Tuesday, September 17, 2013

Debating climate change

I have put a comment in Wottsupwithatblog, http://wottsupwiththatblog.wordpress.com/2013/09/13/learning-from-my-mistakes/comment-page-1/#comment-4927
which I post here in case it gets lost. Most readers of this blog will be only too familiar with the argument and can pass on this post.

In debating with climate Pseudo-sceptics,

 Q1 is - do you accept that doubling CO2 will increase global temps by ~1C?
 If so, Q2 is - what do you accept as the figure for  Equilibrium Climate Sensitivity? 

In practice, it is very difficult to get a pseudo-sceptic to answer Q1. They have an infinite number of questions, but an aversion to answering even one single question put to them. With persistence, I have  sometimes extracted an answer, only to have them go back on it later on. At which point it is valid to terminate the discussion on grounds of inconsistency.

If the answer to Q1 is "no", there is no point in pursuing the discussion, because the pseudo-sceptic is in denial of basic physics and the greenhouse effect, and is therefore beyond reason.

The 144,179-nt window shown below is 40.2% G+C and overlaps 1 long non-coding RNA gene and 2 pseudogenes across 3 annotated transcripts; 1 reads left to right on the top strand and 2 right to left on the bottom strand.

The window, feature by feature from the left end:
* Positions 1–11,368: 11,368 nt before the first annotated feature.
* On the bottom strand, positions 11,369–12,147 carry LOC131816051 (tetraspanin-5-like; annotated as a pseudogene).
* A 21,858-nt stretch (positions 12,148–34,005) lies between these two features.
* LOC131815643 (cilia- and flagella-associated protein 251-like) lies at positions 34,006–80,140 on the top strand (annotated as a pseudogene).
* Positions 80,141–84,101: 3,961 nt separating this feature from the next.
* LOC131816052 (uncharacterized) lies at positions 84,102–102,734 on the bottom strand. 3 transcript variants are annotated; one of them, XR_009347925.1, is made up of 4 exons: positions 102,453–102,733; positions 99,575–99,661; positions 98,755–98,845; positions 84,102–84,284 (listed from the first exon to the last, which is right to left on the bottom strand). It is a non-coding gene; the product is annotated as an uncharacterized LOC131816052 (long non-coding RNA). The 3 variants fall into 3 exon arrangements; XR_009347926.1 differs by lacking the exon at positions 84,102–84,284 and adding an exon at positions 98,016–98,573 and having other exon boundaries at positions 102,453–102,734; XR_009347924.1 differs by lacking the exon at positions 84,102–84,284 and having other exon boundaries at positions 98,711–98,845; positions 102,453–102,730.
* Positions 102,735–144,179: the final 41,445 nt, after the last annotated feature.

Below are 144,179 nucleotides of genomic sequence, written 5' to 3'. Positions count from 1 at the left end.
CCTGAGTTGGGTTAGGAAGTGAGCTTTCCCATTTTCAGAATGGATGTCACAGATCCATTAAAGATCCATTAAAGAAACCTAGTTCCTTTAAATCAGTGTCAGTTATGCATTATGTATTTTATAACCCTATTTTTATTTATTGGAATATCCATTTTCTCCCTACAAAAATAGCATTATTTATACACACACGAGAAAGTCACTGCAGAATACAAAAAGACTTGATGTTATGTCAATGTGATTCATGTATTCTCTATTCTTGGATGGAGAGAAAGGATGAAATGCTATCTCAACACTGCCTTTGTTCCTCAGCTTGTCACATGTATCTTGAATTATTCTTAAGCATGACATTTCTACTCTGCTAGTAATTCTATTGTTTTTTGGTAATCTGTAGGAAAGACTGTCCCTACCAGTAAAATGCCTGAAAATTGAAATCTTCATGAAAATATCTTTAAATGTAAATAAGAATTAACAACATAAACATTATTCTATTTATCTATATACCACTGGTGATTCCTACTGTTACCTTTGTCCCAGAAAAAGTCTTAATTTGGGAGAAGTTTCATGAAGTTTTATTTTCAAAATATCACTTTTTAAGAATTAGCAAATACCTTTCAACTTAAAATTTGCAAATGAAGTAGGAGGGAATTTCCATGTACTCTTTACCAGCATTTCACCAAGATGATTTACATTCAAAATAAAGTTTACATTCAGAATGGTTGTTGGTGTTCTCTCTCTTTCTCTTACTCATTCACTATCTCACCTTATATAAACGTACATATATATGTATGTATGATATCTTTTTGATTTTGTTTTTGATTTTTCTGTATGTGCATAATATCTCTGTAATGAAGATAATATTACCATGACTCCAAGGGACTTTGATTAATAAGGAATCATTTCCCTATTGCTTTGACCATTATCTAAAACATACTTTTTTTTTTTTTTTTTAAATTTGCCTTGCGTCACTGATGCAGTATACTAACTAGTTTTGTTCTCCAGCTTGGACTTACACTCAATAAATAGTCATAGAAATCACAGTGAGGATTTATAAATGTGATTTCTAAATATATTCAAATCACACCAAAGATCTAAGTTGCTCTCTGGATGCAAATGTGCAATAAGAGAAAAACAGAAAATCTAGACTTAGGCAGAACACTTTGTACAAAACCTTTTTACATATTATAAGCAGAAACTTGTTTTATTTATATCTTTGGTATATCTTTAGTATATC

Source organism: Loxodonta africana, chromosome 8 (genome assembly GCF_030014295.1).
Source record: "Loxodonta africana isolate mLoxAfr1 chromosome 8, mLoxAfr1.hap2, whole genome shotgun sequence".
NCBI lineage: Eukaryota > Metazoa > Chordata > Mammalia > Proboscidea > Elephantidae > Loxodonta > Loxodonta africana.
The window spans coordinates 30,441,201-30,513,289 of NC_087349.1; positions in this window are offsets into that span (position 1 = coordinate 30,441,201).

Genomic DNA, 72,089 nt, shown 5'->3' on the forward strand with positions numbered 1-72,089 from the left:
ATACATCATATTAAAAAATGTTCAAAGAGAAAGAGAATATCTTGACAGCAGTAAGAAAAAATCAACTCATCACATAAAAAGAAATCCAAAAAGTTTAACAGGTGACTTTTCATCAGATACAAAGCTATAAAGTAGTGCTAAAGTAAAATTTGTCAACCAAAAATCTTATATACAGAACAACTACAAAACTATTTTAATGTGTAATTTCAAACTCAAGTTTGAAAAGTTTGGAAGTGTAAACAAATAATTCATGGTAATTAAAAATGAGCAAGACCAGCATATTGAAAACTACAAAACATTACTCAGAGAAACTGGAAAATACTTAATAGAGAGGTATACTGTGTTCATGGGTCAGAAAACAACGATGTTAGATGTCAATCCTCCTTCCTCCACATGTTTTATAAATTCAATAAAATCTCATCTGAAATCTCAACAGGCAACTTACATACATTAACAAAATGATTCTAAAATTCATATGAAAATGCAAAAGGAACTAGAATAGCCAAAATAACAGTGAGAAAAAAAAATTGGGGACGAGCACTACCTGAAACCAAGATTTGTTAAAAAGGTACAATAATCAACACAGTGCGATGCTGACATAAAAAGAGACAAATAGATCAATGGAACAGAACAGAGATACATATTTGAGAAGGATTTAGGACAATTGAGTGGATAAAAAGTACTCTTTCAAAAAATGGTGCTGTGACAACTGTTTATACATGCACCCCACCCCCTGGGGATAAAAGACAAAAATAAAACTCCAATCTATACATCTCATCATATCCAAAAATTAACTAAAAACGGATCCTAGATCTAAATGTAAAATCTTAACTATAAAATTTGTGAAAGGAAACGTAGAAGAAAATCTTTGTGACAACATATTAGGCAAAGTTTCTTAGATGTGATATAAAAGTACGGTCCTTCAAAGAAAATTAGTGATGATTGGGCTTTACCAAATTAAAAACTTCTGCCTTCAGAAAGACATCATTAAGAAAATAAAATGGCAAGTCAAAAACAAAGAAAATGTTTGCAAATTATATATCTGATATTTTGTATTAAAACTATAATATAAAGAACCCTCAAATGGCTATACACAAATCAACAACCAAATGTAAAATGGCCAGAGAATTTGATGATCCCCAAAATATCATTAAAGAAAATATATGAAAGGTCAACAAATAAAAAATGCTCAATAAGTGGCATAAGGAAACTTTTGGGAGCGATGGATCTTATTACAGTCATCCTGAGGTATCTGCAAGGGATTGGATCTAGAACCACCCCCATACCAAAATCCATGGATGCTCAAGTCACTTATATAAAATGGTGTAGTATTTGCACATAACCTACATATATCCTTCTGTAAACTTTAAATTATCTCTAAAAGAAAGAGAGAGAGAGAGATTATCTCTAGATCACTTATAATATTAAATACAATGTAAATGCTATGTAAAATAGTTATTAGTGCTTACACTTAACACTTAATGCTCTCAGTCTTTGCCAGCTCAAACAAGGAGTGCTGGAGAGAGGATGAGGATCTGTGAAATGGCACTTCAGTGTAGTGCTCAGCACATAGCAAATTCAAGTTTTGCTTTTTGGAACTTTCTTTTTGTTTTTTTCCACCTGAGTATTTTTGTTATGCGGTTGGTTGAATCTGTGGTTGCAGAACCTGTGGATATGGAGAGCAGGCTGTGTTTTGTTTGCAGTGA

The response to Q2 is interesting. Many p-sceptics do not understand what is meant by ECS, but with those that do it is possible to have a useful discussion of the evidence for and against CS values of 2-4.5C. 

The other positive outcome of a discussion framed in this way is that most reasonable Lukewarmers will accept 2C as a high bound of ECS, whereas climatology can accept 2C as a low bound. We can therefore discuss whether the agreed figure of  2C is something that can be viewed with equanimity or not.

So fruitful discussion is still theoretically possible with some kinds of climate sceptics. They are unlikely to change, but the discussion can have a positive influence on the lurkers and the uncommitted.

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